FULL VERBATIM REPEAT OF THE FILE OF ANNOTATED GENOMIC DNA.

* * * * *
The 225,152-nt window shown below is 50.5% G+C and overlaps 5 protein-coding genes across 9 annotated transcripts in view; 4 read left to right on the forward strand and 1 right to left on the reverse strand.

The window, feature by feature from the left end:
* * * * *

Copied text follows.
The 225,152-nt window shown below is 50.5% G+C and overlaps 5 protein-coding genes across 9 annotated transcripts in view; 4 read left to right on the forward strand and 1 right to left on the reverse strand.

The window, feature by feature from the left end: